Dock property lines
Can anything be done if neighbours have built their dock and moored their boat so that they cross the property line? Is there anyone whom can be contacted regarding this type of situation?
In theory, any structure built on or over navigable water would have required the approval of the Canadian Coast Guard under the Navigable Waters Protection Act (NWPA). In practice, the sheer number of private docks means not all dock placements are reviewed. And some docks do go in quietly, without going through any approval process.
When Navigable Waters Protection (NWP) officers get the chance to consult with cottagers about dock placement, they normally begin by extending the property lines between cottages out into the water. They recommend that owners place all structures such as docks, buoys, and rafts a minimum of 15 feet (4.6 metres) inside their property line. (Of course, this rule doesn’t apply to all situations. For instance, in narrow channels, or where “pie-shaped” properties front on a small bay, exceptions must be made.)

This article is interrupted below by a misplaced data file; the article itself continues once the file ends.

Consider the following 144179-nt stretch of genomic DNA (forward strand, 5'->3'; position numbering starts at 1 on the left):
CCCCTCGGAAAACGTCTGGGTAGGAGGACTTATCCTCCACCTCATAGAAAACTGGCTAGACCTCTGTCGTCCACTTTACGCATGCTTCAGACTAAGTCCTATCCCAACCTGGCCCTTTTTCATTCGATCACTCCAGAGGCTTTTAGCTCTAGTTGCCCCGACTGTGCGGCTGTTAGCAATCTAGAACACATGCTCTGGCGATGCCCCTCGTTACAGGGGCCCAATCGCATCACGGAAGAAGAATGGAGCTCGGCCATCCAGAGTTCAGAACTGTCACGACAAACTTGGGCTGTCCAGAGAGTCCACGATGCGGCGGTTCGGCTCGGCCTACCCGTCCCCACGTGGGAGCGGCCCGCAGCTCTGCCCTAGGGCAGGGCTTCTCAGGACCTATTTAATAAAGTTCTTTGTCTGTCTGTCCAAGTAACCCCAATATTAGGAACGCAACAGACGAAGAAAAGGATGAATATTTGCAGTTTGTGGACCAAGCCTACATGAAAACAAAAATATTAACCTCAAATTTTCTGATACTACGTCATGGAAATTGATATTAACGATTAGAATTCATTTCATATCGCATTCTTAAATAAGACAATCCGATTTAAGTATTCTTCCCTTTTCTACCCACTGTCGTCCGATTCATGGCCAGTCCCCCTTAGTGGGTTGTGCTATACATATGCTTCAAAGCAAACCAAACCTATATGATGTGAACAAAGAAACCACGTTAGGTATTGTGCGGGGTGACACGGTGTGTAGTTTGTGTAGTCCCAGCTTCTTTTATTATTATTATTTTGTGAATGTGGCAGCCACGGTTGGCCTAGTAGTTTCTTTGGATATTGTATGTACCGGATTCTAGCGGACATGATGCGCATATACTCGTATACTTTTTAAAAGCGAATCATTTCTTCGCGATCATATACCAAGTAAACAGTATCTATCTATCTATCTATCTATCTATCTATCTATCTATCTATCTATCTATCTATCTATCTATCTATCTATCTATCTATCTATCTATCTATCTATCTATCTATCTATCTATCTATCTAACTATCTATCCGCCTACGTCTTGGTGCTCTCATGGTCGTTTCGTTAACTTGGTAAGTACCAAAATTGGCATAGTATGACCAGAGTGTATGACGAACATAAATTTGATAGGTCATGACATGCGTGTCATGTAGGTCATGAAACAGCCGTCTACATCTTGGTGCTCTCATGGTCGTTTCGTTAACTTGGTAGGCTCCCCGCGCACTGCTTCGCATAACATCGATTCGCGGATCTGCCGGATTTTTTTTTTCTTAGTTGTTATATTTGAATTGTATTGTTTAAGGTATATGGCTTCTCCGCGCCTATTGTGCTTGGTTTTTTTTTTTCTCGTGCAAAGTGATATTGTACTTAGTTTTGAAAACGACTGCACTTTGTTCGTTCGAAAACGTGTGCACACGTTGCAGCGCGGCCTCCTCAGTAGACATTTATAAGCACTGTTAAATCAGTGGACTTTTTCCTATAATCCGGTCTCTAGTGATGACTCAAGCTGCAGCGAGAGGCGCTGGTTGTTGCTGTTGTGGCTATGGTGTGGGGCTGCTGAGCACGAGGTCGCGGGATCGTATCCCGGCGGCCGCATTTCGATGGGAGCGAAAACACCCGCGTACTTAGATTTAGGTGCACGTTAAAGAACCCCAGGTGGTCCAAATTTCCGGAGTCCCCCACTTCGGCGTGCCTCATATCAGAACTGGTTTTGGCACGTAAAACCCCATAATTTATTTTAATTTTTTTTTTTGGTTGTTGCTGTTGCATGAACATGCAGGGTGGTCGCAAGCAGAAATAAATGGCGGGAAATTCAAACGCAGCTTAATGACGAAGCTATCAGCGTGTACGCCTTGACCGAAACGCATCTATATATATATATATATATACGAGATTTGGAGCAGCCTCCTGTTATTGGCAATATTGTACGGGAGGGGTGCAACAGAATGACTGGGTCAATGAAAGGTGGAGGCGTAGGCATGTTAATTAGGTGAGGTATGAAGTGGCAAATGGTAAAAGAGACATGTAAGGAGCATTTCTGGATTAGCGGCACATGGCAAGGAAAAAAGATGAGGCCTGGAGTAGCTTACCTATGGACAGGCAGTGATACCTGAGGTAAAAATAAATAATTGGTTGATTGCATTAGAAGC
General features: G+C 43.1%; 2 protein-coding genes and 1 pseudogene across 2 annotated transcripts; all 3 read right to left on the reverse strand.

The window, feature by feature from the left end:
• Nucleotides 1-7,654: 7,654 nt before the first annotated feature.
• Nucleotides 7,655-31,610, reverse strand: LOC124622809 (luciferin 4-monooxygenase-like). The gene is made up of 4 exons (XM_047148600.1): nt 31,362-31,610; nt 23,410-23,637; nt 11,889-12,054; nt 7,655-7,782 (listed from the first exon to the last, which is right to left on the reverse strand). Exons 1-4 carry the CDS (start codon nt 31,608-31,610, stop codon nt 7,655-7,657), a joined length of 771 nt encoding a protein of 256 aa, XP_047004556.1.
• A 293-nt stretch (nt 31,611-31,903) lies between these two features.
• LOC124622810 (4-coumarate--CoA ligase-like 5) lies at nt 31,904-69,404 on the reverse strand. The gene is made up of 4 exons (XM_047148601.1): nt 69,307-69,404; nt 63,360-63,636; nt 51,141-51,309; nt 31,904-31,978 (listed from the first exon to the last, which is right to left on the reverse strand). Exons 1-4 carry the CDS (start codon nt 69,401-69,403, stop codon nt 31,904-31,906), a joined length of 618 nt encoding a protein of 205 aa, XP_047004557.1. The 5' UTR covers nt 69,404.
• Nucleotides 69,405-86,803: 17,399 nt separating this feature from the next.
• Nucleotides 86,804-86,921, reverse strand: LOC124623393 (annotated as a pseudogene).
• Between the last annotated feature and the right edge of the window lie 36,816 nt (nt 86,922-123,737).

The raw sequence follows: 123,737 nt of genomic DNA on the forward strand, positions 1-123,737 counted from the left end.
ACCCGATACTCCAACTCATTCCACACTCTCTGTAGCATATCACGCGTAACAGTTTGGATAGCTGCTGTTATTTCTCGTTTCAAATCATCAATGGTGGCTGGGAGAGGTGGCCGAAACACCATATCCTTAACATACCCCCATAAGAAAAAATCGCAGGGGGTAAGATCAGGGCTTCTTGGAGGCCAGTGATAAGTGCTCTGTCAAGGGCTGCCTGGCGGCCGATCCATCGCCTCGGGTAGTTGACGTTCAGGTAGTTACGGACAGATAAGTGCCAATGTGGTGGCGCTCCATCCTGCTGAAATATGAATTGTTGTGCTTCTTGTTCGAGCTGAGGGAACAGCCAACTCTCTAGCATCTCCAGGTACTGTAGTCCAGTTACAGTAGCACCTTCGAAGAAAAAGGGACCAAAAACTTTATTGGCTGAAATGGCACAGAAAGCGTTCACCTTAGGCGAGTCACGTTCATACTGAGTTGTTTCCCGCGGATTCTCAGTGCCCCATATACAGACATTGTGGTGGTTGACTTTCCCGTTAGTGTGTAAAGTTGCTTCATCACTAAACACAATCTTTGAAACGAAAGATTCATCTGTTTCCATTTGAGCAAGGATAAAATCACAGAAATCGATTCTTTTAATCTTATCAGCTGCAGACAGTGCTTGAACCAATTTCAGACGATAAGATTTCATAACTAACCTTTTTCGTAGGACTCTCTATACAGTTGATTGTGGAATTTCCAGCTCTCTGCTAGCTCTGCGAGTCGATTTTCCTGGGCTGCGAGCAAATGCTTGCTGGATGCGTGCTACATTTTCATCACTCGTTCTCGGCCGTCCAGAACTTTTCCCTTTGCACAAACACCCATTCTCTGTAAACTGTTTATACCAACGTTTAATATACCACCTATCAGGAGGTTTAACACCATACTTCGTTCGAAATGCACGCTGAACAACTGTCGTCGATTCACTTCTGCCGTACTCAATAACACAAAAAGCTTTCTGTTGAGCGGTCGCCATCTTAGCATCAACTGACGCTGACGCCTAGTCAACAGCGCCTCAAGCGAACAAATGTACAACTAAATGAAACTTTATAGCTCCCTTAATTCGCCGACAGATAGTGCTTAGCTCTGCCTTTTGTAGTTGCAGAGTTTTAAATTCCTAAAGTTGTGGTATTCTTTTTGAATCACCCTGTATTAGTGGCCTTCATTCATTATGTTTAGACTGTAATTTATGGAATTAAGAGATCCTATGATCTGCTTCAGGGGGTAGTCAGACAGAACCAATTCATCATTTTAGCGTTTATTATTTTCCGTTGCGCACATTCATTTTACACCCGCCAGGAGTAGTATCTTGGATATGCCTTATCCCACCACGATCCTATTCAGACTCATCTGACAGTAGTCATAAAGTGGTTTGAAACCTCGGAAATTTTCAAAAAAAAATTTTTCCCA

If it seems like your neighbours have not followed the guidelines, write a letter to the NWP head office, outlining the situation and including photographs and directions to your property. Upon review, an officer will visit and probably take measurements and photos. Such complaints are addressed on a case-by-case basis, and the solution could be as simple as a letter or visit to the neighbours by an NWP officer to point out the problem. Contact Transport Canada’s Navigable Waters Protection Program office in your province for more information.